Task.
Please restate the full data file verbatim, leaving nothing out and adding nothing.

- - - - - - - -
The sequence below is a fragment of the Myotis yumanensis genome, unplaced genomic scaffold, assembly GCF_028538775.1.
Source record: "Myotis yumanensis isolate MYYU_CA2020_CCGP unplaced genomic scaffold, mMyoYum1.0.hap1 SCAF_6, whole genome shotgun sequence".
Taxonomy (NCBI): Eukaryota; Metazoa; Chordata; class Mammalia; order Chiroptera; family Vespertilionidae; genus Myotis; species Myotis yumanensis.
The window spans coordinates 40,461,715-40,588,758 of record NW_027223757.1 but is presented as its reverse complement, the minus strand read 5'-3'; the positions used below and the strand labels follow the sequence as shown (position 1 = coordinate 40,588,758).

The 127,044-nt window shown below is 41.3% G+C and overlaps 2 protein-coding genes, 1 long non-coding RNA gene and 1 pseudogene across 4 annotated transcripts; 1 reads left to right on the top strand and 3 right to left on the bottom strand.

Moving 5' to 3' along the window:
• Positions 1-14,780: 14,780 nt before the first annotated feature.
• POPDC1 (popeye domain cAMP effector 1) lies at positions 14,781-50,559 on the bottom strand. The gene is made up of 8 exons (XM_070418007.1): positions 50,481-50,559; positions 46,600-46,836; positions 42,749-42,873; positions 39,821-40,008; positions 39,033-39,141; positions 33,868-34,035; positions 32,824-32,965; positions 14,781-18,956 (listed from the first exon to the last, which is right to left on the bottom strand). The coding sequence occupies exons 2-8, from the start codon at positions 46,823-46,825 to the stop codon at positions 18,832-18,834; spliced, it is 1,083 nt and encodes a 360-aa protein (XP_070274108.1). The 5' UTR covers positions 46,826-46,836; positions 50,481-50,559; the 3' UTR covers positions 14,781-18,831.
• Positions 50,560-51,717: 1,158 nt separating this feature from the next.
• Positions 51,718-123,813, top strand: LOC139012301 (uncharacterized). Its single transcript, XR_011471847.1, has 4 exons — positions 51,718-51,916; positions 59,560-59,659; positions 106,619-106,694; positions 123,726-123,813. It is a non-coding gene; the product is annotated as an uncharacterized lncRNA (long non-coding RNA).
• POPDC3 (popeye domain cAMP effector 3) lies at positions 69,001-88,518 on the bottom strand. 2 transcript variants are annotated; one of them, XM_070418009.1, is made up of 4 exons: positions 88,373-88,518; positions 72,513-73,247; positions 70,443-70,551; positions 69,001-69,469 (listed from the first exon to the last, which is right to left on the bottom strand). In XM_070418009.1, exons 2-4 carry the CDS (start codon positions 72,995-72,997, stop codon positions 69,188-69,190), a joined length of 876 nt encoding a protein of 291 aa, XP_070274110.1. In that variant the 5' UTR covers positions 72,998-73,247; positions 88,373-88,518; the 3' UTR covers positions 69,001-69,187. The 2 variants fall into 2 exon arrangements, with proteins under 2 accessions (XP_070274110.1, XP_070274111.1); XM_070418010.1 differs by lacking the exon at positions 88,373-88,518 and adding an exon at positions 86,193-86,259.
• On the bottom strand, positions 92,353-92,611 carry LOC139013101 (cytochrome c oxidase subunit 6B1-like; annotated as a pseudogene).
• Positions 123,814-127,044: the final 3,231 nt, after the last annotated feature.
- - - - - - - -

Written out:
The sequence below is a fragment of the Myotis yumanensis genome, unplaced genomic scaffold, assembly GCF_028538775.1.
Source record: "Myotis yumanensis isolate MYYU_CA2020_CCGP unplaced genomic scaffold, mMyoYum1.0.hap1 SCAF_6, whole genome shotgun sequence".
Taxonomy (NCBI): Eukaryota; Metazoa; Chordata; class Mammalia; order Chiroptera; family Vespertilionidae; genus Myotis; species Myotis yumanensis.
The window spans coordinates 40,461,715-40,588,758 of record NW_027223757.1 but is presented as its reverse complement, the minus strand read 5'-3'; the positions used below and the strand labels follow the sequence as shown (position 1 = coordinate 40,588,758).

The 127,044-nt window shown below is 41.3% G+C and overlaps 2 protein-coding genes, 1 long non-coding RNA gene and 1 pseudogene across 4 annotated transcripts; 1 reads left to right on the top strand and 3 right to left on the bottom strand.

Moving 5' to 3' along the window:
• Positions 1-14,780: 14,780 nt before the first annotated feature.
• POPDC1 (popeye domain cAMP effector 1) lies at positions 14,781-50,559 on the bottom strand. The gene is made up of 8 exons (XM_070418007.1): positions 50,481-50,559; positions 46,600-46,836; positions 42,749-42,873; positions 39,821-40,008; positions 39,033-39,141; positions 33,868-34,035; positions 32,824-32,965; positions 14,781-18,956 (listed from the first exon to the last, which is right to left on the bottom strand). The coding sequence occupies exons 2-8, from the start codon at positions 46,823-46,825 to the stop codon at positions 18,832-18,834; spliced, it is 1,083 nt and encodes a 360-aa protein (XP_070274108.1). The 5' UTR covers positions 46,826-46,836; positions 50,481-50,559; the 3' UTR covers positions 14,781-18,831.
• Positions 50,560-51,717: 1,158 nt separating this feature from the next.
• Positions 51,718-123,813, top strand: LOC139012301 (uncharacterized). Its single transcript, XR_011471847.1, has 4 exons — positions 51,718-51,916; positions 59,560-59,659; positions 106,619-106,694; positions 123,726-123,813. It is a non-coding gene; the product is annotated as an uncharacterized lncRNA (long non-coding RNA).
• POPDC3 (popeye domain cAMP effector 3) lies at positions 69,001-88,518 on the bottom strand. 2 transcript variants are annotated; one of them, XM_070418009.1, is made up of 4 exons: positions 88,373-88,518; positions 72,513-73,247; positions 70,443-70,551; positions 69,001-69,469 (listed from the first exon to the last, which is right to left on the bottom strand). In XM_070418009.1, exons 2-4 carry the CDS (start codon positions 72,995-72,997, stop codon positions 69,188-69,190), a joined length of 876 nt encoding a protein of 291 aa, XP_070274110.1. In that variant the 5' UTR covers positions 72,998-73,247; positions 88,373-88,518; the 3' UTR covers positions 69,001-69,187. The 2 variants fall into 2 exon arrangements, with proteins under 2 accessions (XP_070274110.1, XP_070274111.1); XM_070418010.1 differs by lacking the exon at positions 88,373-88,518 and adding an exon at positions 86,193-86,259.
• On the bottom strand, positions 92,353-92,611 carry LOC139013101 (cytochrome c oxidase subunit 6B1-like; annotated as a pseudogene).
• Positions 123,814-127,044: the final 3,231 nt, after the last annotated feature.